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A step-by-step guide to low-impact dog games

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Life doesn’t have to be boring for your dog after a cranial cruciate ligament injury. Here are some ideas from Petplan veterinary expert Brian Faulkner for low-impact games you can play with your pet.


Cruciate disease can happen as a sudden rupture, often due to excessive twisting. Sometimes however the cruciate ruptured as the end-stage of a more gradual degeneration that’s occurred over time whereby the ligament frays like an old rope. The cranial cruciate ligament is in your dog’s knee joint and it’s one of the most common orthopaedic issues seen in dogs.

Following a diagnosis of cruciate disease, most dogs over 10kg will require surgery. Your vet will have provided you with a rehabilitation and exercise plan immediately post-surgery, and it is important to stick to it to avoid further injury and support recovery.

However, once your dog has recovered from the cruciate surgery, you may be wondering what activities your dog can enjoy without risking a recurrence. Here are some ideas that if managed sensibly, shouldn’t put strain on your dog’s joints.

 

Fetch from water

One of the exercises that dogs with cruciate ligament problems tend to be advised against, is ‘chase and fetch’. This is because many dogs will jump, twist and turn during this activity which puts a lot of pressure on damaged or recovering knee joints. While not suited to every dog or breed, retrieving from water might be a good substitute.

  • First, find out if your dog enjoys swimming. Not all breeds will be keen but typically Retrievers, Poodles, Spaniels and Setters love water.
  • Choose a suitable location. Most water-loving dogs will happily leap into the nearest pond or river, but this may not be the best place for them to swim. Care needs to be taken to avoid steep-sided rivers and lakes that have slippery banks.
  • A better option is a hydrotherapy pool, which is commonly used for rehabilitation for a range of canine orthopaedic conditions. Many of these also offer sessions for fun swims.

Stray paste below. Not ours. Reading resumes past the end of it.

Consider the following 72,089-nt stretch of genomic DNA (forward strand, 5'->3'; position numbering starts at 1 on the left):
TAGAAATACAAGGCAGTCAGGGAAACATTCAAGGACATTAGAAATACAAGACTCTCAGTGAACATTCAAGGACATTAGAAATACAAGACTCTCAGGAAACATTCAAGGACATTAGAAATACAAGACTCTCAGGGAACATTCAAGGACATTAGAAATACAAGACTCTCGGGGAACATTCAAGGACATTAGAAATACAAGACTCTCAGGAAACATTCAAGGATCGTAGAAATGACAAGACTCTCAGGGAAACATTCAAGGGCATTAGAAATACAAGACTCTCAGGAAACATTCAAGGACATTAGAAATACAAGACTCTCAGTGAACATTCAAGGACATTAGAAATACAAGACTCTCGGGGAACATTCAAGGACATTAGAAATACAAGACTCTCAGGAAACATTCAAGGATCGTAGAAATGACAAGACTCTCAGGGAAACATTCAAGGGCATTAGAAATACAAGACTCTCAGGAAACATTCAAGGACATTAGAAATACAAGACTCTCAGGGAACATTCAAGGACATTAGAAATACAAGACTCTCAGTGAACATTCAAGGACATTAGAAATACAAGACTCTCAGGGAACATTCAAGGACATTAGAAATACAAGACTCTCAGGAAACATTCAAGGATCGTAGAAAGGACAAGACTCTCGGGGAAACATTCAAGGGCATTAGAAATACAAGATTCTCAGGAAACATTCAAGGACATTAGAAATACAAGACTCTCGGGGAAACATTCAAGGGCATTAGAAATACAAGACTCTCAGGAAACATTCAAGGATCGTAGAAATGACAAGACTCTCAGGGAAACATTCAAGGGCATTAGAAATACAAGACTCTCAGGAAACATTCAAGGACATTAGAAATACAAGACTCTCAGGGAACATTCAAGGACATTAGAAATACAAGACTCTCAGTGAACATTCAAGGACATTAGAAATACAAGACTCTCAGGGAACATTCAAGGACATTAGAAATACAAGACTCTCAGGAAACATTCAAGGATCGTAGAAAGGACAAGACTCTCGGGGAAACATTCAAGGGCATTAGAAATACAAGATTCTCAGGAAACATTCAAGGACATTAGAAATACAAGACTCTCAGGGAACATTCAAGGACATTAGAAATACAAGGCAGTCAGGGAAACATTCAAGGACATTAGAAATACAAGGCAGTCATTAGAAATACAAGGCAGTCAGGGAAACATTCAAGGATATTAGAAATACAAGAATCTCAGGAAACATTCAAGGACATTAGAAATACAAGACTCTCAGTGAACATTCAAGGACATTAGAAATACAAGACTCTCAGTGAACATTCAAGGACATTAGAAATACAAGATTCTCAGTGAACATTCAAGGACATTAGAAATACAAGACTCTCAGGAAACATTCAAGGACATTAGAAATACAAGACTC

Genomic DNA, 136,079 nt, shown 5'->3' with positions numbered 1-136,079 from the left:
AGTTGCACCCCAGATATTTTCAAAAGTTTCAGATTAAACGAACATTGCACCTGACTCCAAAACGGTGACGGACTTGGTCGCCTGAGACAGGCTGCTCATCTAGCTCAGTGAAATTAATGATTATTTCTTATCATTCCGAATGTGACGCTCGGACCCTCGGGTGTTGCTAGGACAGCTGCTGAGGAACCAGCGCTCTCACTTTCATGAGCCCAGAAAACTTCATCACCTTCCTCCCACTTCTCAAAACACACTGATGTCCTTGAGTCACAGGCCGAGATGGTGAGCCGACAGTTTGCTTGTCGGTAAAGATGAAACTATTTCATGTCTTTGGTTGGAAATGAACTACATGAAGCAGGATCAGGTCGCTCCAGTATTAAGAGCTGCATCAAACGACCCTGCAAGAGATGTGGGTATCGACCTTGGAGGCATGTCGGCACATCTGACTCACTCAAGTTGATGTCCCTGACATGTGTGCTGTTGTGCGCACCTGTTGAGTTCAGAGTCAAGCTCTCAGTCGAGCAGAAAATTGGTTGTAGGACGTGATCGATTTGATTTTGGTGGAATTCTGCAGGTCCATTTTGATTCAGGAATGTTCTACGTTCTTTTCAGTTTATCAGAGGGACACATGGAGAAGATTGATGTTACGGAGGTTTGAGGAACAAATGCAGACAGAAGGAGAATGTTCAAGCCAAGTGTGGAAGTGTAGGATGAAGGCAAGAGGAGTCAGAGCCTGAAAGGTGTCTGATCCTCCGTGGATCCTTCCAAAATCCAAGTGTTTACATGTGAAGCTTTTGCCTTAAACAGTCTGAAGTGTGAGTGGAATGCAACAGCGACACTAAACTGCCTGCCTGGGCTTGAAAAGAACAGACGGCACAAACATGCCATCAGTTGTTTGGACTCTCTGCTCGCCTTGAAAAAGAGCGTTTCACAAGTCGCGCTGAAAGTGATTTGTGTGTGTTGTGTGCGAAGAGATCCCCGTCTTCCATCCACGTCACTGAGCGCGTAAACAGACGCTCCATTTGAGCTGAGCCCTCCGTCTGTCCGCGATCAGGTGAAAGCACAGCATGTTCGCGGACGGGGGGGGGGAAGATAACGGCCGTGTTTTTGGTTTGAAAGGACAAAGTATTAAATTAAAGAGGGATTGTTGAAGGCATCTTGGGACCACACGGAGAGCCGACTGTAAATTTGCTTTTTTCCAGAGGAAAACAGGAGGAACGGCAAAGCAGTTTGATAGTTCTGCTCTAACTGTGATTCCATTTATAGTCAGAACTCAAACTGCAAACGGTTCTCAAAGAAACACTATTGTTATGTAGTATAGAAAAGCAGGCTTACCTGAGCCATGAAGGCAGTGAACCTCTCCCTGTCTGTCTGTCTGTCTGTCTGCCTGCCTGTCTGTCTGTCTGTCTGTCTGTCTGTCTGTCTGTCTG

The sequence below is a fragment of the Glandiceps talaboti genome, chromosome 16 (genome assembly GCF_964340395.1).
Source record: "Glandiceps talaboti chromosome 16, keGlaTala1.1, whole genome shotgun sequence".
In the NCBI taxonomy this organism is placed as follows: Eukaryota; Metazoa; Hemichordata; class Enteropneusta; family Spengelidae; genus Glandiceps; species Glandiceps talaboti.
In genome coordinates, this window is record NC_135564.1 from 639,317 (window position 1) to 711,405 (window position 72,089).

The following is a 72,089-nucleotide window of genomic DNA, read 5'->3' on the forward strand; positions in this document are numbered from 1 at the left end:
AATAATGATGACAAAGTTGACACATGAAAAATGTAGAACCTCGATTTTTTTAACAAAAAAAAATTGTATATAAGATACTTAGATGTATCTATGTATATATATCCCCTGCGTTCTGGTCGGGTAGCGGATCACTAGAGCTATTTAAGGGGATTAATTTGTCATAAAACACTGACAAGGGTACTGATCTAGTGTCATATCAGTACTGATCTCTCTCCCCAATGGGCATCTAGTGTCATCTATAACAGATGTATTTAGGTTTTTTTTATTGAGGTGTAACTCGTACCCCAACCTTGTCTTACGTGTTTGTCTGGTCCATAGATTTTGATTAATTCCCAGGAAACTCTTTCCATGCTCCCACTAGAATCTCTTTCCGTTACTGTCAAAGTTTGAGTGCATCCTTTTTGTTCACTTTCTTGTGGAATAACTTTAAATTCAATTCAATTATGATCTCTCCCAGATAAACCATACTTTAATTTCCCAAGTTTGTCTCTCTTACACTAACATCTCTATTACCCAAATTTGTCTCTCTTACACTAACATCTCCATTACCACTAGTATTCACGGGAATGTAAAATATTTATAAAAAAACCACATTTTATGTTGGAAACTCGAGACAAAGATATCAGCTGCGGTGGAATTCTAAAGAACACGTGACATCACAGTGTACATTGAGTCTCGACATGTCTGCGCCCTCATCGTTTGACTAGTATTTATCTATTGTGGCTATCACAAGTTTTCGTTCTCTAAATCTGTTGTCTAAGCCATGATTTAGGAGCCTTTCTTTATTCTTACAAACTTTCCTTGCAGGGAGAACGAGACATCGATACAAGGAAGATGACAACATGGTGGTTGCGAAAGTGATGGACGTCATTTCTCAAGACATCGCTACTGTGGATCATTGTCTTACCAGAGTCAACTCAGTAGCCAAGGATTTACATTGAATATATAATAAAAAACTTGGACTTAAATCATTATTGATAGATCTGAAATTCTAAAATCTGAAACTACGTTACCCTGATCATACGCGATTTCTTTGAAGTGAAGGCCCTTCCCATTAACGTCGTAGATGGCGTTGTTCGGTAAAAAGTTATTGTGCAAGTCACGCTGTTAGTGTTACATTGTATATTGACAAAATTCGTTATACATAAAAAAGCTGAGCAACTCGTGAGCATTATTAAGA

• If he’s keen on water, find a floating toy that your dog is particularly interested in, place it in the pool and encourage your dog to fetch.

 

Hide and seek

If your dog’s normal exercise routine needs to change to be shorter and less intense, hide and seek games might be a good alternative. Most dogs love to use their noses. By engaging a dog’s natural searching instinct to find treats, you can mentally stimulate him and provide him with enrichment in a way that is much gentler on the joints.

  1. Gather five or six small boxes and put a food treat inside one of them.
  2. Encourage your dog to sniff around the boxes to find the one containing the treat.
  3. Once your dog has decided which box contains the treat, you can open it up to reveal his reward. You can then hide another treat and play again.
  4. As your dog becomes more expert at this game, you can make it more challenging by increasing the number of boxes or by concealing them around the room or garden.

 

Flat agility course

Dogs with a history of cruciate damage should not be encouraged to jump or climb. However, you should be able to use a selection of low-impact, flat agility exercises to give your dog a gentler workout while also engaging his brain.

  • Weaving – Set up simple poles about one metre apart. Encourage your dog to weave in and out of the poles by getting him to follow a treat in your hand as you direct his turns. As your dog becomes more proficient you can decrease the space between the poles.
  • Tunnels – Begin by allowing your dog to see right through the tunnel. Place a treat at the entrance at first, then position it further along the tunnel as he becomes more comfortable going through it. When your dog gets the hang of it you can let the end of the tunnel to drape more as many dogs enjoy pushing through a blind tunnel. Remember not to force him and stop if he becomes reluctant.

 

Following a scent trail

Some dogs with significant joint damage may never be able to run very well but they will still enjoy steady-paced strolls, especially if there is lots to smell along the way. Tracking and sniffing provide a great source of mental stimulation, as well as giving your dog an opportunity to rest during walks. Begin with your dog on a short, fixed lead so you can control how fast he walks. An extending lead can be introduced later under guidance from your vet. Some dogs are happy to amble along, taking in the local smells, especially if you vary your walking locations. Others will enjoy a more structured trail to follow.

  1. Go out on your walk with some of your dog’s favourite toys.
  2. As you’re walking, every now and then throw a toy a little way ahead for your dog to find.
  3. You can gradually increase the distance between the toys that you throw or, if you want to track in your garden, you could hide them before letting your dog out.
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